It seems like I’ll never escape the fact that Death Cab For Cutie’s Ben Gibbard is happily married to doe-eyed indie princess, Zooey Deschanel. This indie marriage made in heaven seems to have had an effect on Gibbard’s songwriting as well, most notably on Death Cab For Cutie’s seventh studio album, Codes and Keys, which has a jollier air than the band’s previous endeavors.

Codes and Keys is less guitar-focused and proves to be Death Cab’s most experimental work yet. The album — mixed by Alan Moulder, who has also worked with the likes of Depeche Mode, My Bloody Valentine and Yeah Yeah Yeahs — signals an all-around maturity both in production and content that was only hinted at in Narrow Stairs. Not only is Gibbard’s voice the strongest it has ever been (at least as strong as a boyish croon can get), the lyrical content also reveals a shift from blatant misery to a kind of optimistic self-reflection.

But let’s not get ahead of ourselves. Guitarist and keyboardist Chris Walla not only worked as a producer but also contributed to much of the solid composition in the tracks.

The album’s opener, “Home Is a Fire,” kicks off the album with a frantic drum kit reined in by Gibbard’s soft croon. It subtly burgeons but denies any true climax while Gibbard repeats “We will awake / Only to find / Nothing’s the same.” After listening to the album in its entirety, this mantra becomes increasingly obvious for die-hard Death Cab fans.

The title track, “Codes and Keys,” is a gorgeously layered work of orchestral composition swelling above a percussive pomp and a jaunty keyboard. The lyrics begin with a touch of hopelessness — “We won’t get far / Flying in circles inside a jar / Because the air we breathe / Is thinning with the words that we speak” — but by the end, Gibbard defiantly cries, “We are alive.” The entire album is filled with teetering emotions.

Traces of Narrow Stairs come through with “Doors Unlocked and Open,” which toys with some progressive rock elements. It opens with a toe-tapping, bass-propelled introduction reminiscent of “I Will Possess Your Heart,” though it is certainly not as lengthy or creepy; rather it focuses on living freely somewhere in “gilded” California.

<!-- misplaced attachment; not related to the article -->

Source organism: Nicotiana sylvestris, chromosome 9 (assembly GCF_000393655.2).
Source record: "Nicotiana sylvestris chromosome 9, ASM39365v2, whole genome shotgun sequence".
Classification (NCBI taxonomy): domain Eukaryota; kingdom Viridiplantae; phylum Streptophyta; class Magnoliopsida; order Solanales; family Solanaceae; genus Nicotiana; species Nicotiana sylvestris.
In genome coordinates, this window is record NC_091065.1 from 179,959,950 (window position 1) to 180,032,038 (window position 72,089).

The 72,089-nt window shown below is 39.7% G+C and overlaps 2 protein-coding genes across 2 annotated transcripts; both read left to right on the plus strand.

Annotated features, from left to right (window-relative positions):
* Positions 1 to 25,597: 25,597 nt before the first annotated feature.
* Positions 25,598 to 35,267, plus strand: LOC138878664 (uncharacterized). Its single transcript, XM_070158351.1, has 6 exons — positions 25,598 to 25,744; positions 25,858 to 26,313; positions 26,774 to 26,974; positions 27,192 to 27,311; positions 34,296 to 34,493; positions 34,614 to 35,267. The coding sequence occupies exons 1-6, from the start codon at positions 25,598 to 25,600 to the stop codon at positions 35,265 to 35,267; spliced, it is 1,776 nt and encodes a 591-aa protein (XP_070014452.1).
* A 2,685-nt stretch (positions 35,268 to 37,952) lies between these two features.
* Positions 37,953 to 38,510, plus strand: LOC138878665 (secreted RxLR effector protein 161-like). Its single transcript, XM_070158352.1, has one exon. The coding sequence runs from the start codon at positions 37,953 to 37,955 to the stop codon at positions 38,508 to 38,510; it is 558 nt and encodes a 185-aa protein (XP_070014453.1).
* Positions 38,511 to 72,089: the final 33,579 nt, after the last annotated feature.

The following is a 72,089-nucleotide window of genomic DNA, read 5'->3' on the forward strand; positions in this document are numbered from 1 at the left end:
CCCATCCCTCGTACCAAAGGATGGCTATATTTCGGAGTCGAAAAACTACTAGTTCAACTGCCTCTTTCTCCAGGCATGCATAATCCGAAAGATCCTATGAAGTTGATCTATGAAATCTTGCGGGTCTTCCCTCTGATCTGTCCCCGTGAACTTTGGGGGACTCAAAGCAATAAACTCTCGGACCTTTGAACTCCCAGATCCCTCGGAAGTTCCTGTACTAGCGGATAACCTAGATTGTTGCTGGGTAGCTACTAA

As the album progresses, so does the optimism. Halfway through the album, “Unobstructed Views” begins with gentle, childlike piano, that continues up until the 3-minute mark, when Gibbard finally sweetly sings about a love that defies all outside influences. The track sets up the upward emotional projectile the latter part of the album takes on.

Gibbard’s lyrical penchant for loneliness slips through in “Underneath the Sycamore,” but this time two loves are lonely together: “And now we are under the same sun / Feel it through the leaves / Let it heal us.” For once, things seem to work out for Gibbard’s characters.

The penultimate track, “St. Peter’s Cathedral,” explores deeper themes such as religion and death. However, it does not treat death in the same, depressing way Plans did. There is actually a tinge of smug positivity. Musically, the track layers harmonies and vocalizations over a softly explosive synthesizer, growing in small bursts and finally ending on a major chord.

The final track has the most unexpected title coming from Death Cab For Cutie — “Stay Young, Go Dancing.” Being the shortest track on the album, it is also the most lighthearted. A surge of happiness comes through Gibbard’s voice as he sings, “’Cause when she sings I hear a symphony /And I’m swallowed in sound as it echoes through me /I’m renewed, oh how I feel alive’ and though autumn’s advancing / We’ll stay young, go dancing.” Subtle undulating strings come in, bolstering a bright piano, ultimately creating spry melody.

Death Cab For Cutie certainly underwent a change while creating this album. Simply put, it’s different. Death Cab has undeniably grown as a band and, with Codes and Keys, they prove that by using sounds and textures not present before in their previous albums. Although it can hardly be classified as “deep,” it holds merit in its experimentation and catchiness. If you’re looking for an album to cry with, go back to Plans because Codes and Keys is infused with an overwhelming sense of renewal and healing.